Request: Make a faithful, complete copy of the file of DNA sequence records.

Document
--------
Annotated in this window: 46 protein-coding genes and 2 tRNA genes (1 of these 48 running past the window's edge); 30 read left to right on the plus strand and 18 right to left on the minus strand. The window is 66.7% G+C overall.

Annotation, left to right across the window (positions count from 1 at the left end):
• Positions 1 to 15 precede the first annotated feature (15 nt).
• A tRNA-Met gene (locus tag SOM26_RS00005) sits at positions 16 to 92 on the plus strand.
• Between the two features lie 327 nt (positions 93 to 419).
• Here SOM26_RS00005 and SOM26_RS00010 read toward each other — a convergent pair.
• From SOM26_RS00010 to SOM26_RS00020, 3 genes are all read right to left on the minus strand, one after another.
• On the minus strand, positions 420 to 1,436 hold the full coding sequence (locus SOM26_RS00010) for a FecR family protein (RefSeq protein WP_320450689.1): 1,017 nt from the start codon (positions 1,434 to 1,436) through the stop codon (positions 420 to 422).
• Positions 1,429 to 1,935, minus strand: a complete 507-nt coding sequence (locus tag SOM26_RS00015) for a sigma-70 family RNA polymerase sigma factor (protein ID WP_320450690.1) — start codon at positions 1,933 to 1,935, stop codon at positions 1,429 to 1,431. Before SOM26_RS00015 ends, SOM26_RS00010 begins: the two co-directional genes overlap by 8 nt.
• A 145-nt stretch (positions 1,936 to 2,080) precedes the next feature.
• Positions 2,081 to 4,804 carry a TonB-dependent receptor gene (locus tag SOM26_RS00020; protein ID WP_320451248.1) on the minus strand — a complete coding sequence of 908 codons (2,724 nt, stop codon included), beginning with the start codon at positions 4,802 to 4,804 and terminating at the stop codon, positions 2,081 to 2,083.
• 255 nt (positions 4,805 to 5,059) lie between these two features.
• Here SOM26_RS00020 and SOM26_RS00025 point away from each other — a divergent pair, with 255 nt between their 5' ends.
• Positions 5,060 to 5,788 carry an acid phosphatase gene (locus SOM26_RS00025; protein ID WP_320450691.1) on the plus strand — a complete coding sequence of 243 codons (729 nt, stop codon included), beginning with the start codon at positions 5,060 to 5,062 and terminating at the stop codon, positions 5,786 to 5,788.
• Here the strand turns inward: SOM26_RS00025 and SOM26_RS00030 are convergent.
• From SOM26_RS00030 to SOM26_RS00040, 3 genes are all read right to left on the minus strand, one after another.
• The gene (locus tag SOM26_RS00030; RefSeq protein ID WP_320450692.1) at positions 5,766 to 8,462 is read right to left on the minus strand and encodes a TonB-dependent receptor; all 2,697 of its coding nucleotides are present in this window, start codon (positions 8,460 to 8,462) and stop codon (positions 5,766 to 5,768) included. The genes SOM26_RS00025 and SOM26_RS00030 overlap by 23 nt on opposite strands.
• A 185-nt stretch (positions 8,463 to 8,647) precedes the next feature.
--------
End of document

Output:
Annotated in this window: 46 protein-coding genes and 2 tRNA genes (1 of these 48 running past the window's edge); 30 read left to right on the plus strand and 18 right to left on the minus strand. The window is 66.7% G+C overall.

Annotation, left to right across the window (positions count from 1 at the left end):
• Positions 1 to 15 precede the first annotated feature (15 nt).
• A tRNA-Met gene (locus tag SOM26_RS00005) sits at positions 16 to 92 on the plus strand.
• Between the two features lie 327 nt (positions 93 to 419).
• Here SOM26_RS00005 and SOM26_RS00010 read toward each other — a convergent pair.
• From SOM26_RS00010 to SOM26_RS00020, 3 genes are all read right to left on the minus strand, one after another.
• On the minus strand, positions 420 to 1,436 hold the full coding sequence (locus SOM26_RS00010) for a FecR family protein (RefSeq protein WP_320450689.1): 1,017 nt from the start codon (positions 1,434 to 1,436) through the stop codon (positions 420 to 422).
• Positions 1,429 to 1,935, minus strand: a complete 507-nt coding sequence (locus tag SOM26_RS00015) for a sigma-70 family RNA polymerase sigma factor (protein ID WP_320450690.1) — start codon at positions 1,933 to 1,935, stop codon at positions 1,429 to 1,431. Before SOM26_RS00015 ends, SOM26_RS00010 begins: the two co-directional genes overlap by 8 nt.
• A 145-nt stretch (positions 1,936 to 2,080) precedes the next feature.
• Positions 2,081 to 4,804 carry a TonB-dependent receptor gene (locus tag SOM26_RS00020; protein ID WP_320451248.1) on the minus strand — a complete coding sequence of 908 codons (2,724 nt, stop codon included), beginning with the start codon at positions 4,802 to 4,804 and terminating at the stop codon, positions 2,081 to 2,083.
• 255 nt (positions 4,805 to 5,059) lie between these two features.
• Here SOM26_RS00020 and SOM26_RS00025 point away from each other — a divergent pair, with 255 nt between their 5' ends.
• Positions 5,060 to 5,788 carry an acid phosphatase gene (locus SOM26_RS00025; protein ID WP_320450691.1) on the plus strand — a complete coding sequence of 243 codons (729 nt, stop codon included), beginning with the start codon at positions 5,060 to 5,062 and terminating at the stop codon, positions 5,786 to 5,788.
• Here the strand turns inward: SOM26_RS00025 and SOM26_RS00030 are convergent.
• From SOM26_RS00030 to SOM26_RS00040, 3 genes are all read right to left on the minus strand, one after another.
• The gene (locus tag SOM26_RS00030; RefSeq protein ID WP_320450692.1) at positions 5,766 to 8,462 is read right to left on the minus strand and encodes a TonB-dependent receptor; all 2,697 of its coding nucleotides are present in this window, start codon (positions 8,460 to 8,462) and stop codon (positions 5,766 to 5,768) included. The genes SOM26_RS00025 and SOM26_RS00030 overlap by 23 nt on opposite strands.
• A 185-nt stretch (positions 8,463 to 8,647) precedes the next feature.